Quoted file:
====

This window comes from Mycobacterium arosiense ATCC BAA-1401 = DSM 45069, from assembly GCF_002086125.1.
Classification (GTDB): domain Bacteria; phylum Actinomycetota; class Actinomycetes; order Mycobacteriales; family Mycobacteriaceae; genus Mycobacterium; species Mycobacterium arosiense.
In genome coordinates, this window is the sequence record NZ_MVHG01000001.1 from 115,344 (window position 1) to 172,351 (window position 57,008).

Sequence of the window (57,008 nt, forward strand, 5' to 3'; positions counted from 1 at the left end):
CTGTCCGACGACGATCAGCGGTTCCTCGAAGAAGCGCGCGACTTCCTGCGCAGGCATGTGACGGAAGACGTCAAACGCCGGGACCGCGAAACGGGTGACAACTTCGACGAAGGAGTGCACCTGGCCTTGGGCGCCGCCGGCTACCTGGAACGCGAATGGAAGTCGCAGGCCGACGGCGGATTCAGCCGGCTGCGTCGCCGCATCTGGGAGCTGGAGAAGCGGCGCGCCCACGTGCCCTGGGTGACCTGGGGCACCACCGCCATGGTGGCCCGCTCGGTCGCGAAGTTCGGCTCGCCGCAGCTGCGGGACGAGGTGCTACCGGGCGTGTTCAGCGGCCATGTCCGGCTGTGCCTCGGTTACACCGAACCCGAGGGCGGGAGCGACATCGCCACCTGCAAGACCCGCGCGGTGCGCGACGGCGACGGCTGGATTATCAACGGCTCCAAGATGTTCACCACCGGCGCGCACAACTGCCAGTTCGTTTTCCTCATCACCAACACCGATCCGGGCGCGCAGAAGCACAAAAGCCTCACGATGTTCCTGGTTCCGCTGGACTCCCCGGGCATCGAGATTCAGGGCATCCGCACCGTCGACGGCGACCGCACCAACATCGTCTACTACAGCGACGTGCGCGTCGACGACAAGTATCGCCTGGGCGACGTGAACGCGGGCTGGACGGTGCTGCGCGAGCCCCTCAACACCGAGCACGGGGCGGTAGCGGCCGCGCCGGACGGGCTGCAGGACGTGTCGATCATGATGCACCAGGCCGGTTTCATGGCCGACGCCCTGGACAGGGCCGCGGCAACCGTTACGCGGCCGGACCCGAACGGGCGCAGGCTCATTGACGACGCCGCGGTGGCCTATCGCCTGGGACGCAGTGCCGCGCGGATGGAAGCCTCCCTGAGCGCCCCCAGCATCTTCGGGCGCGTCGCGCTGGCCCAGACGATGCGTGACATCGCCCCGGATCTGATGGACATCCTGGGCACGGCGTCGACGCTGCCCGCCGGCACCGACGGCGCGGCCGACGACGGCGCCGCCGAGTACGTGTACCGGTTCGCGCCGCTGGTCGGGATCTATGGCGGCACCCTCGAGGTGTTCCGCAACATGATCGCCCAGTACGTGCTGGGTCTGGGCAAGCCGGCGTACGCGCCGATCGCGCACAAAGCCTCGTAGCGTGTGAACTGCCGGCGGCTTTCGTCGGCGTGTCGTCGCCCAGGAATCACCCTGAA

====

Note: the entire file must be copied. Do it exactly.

This window comes from Mycobacterium arosiense ATCC BAA-1401 = DSM 45069, from assembly GCF_002086125.1.
Classification (GTDB): domain Bacteria; phylum Actinomycetota; class Actinomycetes; order Mycobacteriales; family Mycobacteriaceae; genus Mycobacterium; species Mycobacterium arosiense.
In genome coordinates, this window is the sequence record NZ_MVHG01000001.1 from 115,344 (window position 1) to 172,351 (window position 57,008).

Sequence of the window (57,008 nt, forward strand, 5' to 3'; positions counted from 1 at the left end):
CTGTCCGACGACGATCAGCGGTTCCTCGAAGAAGCGCGCGACTTCCTGCGCAGGCATGTGACGGAAGACGTCAAACGCCGGGACCGCGAAACGGGTGACAACTTCGACGAAGGAGTGCACCTGGCCTTGGGCGCCGCCGGCTACCTGGAACGCGAATGGAAGTCGCAGGCCGACGGCGGATTCAGCCGGCTGCGTCGCCGCATCTGGGAGCTGGAGAAGCGGCGCGCCCACGTGCCCTGGGTGACCTGGGGCACCACCGCCATGGTGGCCCGCTCGGTCGCGAAGTTCGGCTCGCCGCAGCTGCGGGACGAGGTGCTACCGGGCGTGTTCAGCGGCCATGTCCGGCTGTGCCTCGGTTACACCGAACCCGAGGGCGGGAGCGACATCGCCACCTGCAAGACCCGCGCGGTGCGCGACGGCGACGGCTGGATTATCAACGGCTCCAAGATGTTCACCACCGGCGCGCACAACTGCCAGTTCGTTTTCCTCATCACCAACACCGATCCGGGCGCGCAGAAGCACAAAAGCCTCACGATGTTCCTGGTTCCGCTGGACTCCCCGGGCATCGAGATTCAGGGCATCCGCACCGTCGACGGCGACCGCACCAACATCGTCTACTACAGCGACGTGCGCGTCGACGACAAGTATCGCCTGGGCGACGTGAACGCGGGCTGGACGGTGCTGCGCGAGCCCCTCAACACCGAGCACGGGGCGGTAGCGGCCGCGCCGGACGGGCTGCAGGACGTGTCGATCATGATGCACCAGGCCGGTTTCATGGCCGACGCCCTGGACAGGGCCGCGGCAACCGTTACGCGGCCGGACCCGAACGGGCGCAGGCTCATTGACGACGCCGCGGTGGCCTATCGCCTGGGACGCAGTGCCGCGCGGATGGAAGCCTCCCTGAGCGCCCCCAGCATCTTCGGGCGCGTCGCGCTGGCCCAGACGATGCGTGACATCGCCCCGGATCTGATGGACATCCTGGGCACGGCGTCGACGCTGCCCGCCGGCACCGACGGCGCGGCCGACGACGGCGCCGCCGAGTACGTGTACCGGTTCGCGCCGCTGGTCGGGATCTATGGCGGCACCCTCGAGGTGTTCCGCAACATGATCGCCCAGTACGTGCTGGGTCTGGGCAAGCCGGCGTACGCGCCGATCGCGCACAAAGCCTCGTAGCGTGTGAACTGCCGGCGGCTTTCGTCGGCGTGTCGTCGCCCAGGAATCACCCTGAA